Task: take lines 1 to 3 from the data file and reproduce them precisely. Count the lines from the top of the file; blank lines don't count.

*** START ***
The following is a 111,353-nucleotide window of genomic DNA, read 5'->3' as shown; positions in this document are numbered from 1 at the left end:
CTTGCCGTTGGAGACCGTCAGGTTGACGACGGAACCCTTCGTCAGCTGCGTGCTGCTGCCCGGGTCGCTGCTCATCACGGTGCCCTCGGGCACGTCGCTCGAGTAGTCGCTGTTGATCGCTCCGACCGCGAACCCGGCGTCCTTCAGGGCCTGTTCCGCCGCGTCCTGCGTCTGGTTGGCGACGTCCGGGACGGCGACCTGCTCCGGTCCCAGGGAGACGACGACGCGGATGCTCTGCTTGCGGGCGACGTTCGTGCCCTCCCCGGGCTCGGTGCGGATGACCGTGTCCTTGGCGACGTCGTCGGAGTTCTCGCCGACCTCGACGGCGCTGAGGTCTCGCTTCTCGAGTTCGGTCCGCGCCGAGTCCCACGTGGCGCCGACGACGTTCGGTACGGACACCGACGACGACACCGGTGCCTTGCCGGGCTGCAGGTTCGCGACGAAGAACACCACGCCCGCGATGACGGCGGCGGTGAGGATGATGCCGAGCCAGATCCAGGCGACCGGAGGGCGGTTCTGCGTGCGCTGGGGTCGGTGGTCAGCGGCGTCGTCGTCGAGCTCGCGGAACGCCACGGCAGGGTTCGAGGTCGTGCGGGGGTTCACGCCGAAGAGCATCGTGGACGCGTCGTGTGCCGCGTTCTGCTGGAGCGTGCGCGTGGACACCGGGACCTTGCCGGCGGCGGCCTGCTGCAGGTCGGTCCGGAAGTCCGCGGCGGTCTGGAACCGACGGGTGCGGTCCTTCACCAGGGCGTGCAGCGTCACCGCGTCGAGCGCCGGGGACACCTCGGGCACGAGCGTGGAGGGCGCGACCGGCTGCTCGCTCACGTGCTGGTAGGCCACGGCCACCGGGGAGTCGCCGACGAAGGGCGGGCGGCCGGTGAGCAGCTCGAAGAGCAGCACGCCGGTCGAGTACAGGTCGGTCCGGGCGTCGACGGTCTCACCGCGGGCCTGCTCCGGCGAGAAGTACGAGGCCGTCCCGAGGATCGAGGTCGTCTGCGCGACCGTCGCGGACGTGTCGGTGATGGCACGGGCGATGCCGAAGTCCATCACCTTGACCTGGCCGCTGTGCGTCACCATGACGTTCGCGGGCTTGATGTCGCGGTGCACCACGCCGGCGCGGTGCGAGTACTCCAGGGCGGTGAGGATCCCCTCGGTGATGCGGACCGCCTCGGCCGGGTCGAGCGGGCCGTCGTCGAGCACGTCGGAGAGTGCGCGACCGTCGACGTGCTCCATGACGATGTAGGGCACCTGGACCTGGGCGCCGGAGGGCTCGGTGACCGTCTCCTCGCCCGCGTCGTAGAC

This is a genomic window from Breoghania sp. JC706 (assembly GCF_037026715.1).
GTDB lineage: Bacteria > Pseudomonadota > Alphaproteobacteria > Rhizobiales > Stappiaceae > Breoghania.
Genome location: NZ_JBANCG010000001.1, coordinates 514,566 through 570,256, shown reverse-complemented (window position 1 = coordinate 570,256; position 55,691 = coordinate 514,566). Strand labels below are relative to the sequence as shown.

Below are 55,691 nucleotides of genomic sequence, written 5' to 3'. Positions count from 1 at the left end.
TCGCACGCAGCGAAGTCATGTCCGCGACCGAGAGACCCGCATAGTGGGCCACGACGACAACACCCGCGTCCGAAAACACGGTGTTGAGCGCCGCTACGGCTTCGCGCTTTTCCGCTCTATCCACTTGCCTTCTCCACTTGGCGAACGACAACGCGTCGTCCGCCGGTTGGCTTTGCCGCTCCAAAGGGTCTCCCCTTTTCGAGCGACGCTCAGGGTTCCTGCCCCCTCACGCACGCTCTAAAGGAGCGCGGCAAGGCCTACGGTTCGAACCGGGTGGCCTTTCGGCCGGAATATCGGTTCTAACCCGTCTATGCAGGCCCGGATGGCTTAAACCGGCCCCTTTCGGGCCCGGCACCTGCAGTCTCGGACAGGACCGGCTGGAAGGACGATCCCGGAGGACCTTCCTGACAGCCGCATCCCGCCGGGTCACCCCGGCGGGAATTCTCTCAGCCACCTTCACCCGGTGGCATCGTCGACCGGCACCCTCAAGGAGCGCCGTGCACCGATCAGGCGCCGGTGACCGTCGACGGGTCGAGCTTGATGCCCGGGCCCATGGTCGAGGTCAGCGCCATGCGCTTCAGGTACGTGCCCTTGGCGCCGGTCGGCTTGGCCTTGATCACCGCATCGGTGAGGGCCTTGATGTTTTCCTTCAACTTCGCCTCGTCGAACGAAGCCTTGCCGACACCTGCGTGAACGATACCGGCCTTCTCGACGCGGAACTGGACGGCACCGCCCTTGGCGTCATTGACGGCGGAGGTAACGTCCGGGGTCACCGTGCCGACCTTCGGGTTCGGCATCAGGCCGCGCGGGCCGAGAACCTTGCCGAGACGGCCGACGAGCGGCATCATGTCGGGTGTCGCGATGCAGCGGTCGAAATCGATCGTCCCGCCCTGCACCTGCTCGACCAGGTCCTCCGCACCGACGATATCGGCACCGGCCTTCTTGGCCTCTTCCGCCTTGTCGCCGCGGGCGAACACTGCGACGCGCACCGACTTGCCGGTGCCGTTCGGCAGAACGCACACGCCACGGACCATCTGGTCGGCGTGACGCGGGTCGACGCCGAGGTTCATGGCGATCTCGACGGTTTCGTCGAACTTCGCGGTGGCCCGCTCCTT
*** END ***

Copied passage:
The following is a 111,353-nucleotide window of genomic DNA, read 5'->3' as shown; positions in this document are numbered from 1 at the left end:
CTTGCCGTTGGAGACCGTCAGGTTGACGACGGAACCCTTCGTCAGCTGCGTGCTGCTGCCCGGGTCGCTGCTCATCACGGTGCCCTCGGGCACGTCGCTCGAGTAGTCGCTGTTGATCGCTCCGACCGCGAACCCGGCGTCCTTCAGGGCCTGTTCCGCCGCGTCCTGCGTCTGGTTGGCGACGTCCGGGACGGCGACCTGCTCCGGTCCCAGGGAGACGACGACGCGGATGCTCTGCTTGCGGGCGACGTTCGTGCCCTCCCCGGGCTCGGTGCGGATGACCGTGTCCTTGGCGACGTCGTCGGAGTTCTCGCCGACCTCGACGGCGCTGAGGTCTCGCTTCTCGAGTTCGGTCCGCGCCGAGTCCCACGTGGCGCCGACGACGTTCGGTACGGACACCGACGACGACACCGGTGCCTTGCCGGGCTGCAGGTTCGCGACGAAGAACACCACGCCCGCGATGACGGCGGCGGTGAGGATGATGCCGAGCCAGATCCAGGCGACCGGAGGGCGGTTCTGCGTGCGCTGGGGTCGGTGGTCAGCGGCGTCGTCGTCGAGCTCGCGGAACGCCACGGCAGGGTTCGAGGTCGTGCGGGGGTTCACGCCGAAGAGCATCGTGGACGCGTCGTGTGCCGCGTTCTGCTGGAGCGTGCGCGTGGACACCGGGACCTTGCCGGCGGCGGCCTGCTGCAGGTCGGTCCGGAAGTCCGCGGCGGTCTGGAACCGACGGGTGCGGTCCTTCACCAGGGCGTGCAGCGTCACCGCGTCGAGCGCCGGGGACACCTCGGGCACGAGCGTGGAGGGCGCGACCGGCTGCTCGCTCACGTGCTGGTAGGCCACGGCCACCGGGGAGTCGCCGACGAAGGGCGGGCGGCCGGTGAGCAGCTCGAAGAGCAGCACGCCGGTCGAGTACAGGTCGGTCCGGGCGTCGACGGTCTCACCGCGGGCCTGCTCCGGCGAGAAGTACGAGGCCGTCCCGAGGATCGAGGTCGTCTGCGCGACCGTCGCGGACGTGTCGGTGATGGCACGGGCGATGCCGAAGTCCATCACCTTGACCTGGCCGCTGTGCGTCACCATGACGTTCGCGGGCTTGATGTCGCGGTGCACCACGCCGGCGCGGTGCGAGTACTCCAGGGCGGTGAGGATCCCCTCGGTGATGCGGACCGCCTCGGCCGGGTCGAGCGGGCCGTCGTCGAGCACGTCGGAGAGTGCGCGACCGTCGACGTGCTCCATGACGATGTAGGGCACCTGGACCTGGGCGCCGGAGGGCTCGGTGACCGTCTCCTCGCCCGCGTCGTAGAC

This is a genomic window from Breoghania sp. JC706 (assembly GCF_037026715.1).